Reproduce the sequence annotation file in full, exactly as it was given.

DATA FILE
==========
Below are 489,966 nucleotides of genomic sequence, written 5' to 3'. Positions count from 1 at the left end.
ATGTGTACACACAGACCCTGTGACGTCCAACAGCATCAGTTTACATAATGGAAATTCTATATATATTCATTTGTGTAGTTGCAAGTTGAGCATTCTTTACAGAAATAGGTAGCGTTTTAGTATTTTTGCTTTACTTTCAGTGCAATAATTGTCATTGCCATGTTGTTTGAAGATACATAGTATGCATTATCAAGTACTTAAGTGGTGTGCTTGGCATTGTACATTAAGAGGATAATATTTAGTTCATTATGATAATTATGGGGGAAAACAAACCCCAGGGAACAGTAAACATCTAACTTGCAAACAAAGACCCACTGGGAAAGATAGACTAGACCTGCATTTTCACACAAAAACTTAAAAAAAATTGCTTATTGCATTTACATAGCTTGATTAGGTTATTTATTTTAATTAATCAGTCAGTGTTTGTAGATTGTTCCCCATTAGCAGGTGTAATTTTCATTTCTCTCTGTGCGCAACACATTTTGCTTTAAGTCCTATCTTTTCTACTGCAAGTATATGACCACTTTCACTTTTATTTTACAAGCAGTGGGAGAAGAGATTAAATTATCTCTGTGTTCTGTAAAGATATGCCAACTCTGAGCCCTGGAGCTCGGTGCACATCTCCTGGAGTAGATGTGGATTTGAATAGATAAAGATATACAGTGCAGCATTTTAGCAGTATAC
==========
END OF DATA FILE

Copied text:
Below are 489,966 nucleotides of genomic sequence, written 5' to 3'. Positions count from 1 at the left end.
ATGTGTACACACAGACCCTGTGACGTCCAACAGCATCAGTTTACATAATGGAAATTCTATATATATTCATTTGTGTAGTTGCAAGTTGAGCATTCTTTACAGAAATAGGTAGCGTTTTAGTATTTTTGCTTTACTTTCAGTGCAATAATTGTCATTGCCATGTTGTTTGAAGATACATAGTATGCATTATCAAGTACTTAAGTGGTGTGCTTGGCATTGTACATTAAGAGGATAATATTTAGTTCATTATGATAATTATGGGGGAAAACAAACCCCAGGGAACAGTAAACATCTAACTTGCAAACAAAGACCCACTGGGAAAGATAGACTAGACCTGCATTTTCACACAAAAACTTAAAAAAAATTGCTTATTGCATTTACATAGCTTGATTAGGTTATTTATTTTAATTAATCAGTCAGTGTTTGTAGATTGTTCCCCATTAGCAGGTGTAATTTTCATTTCTCTCTGTGCGCAACACATTTTGCTTTAAGTCCTATCTTTTCTACTGCAAGTATATGACCACTTTCACTTTTATTTTACAAGCAGTGGGAGAAGAGATTAAATTATCTCTGTGTTCTGTAAAGATATGCCAACTCTGAGCCCTGGAGCTCGGTGCACATCTCCTGGAGTAGATGTGGATTTGAATAGATAAAGATATACAGTGCAGCATTTTAGCAGTATAC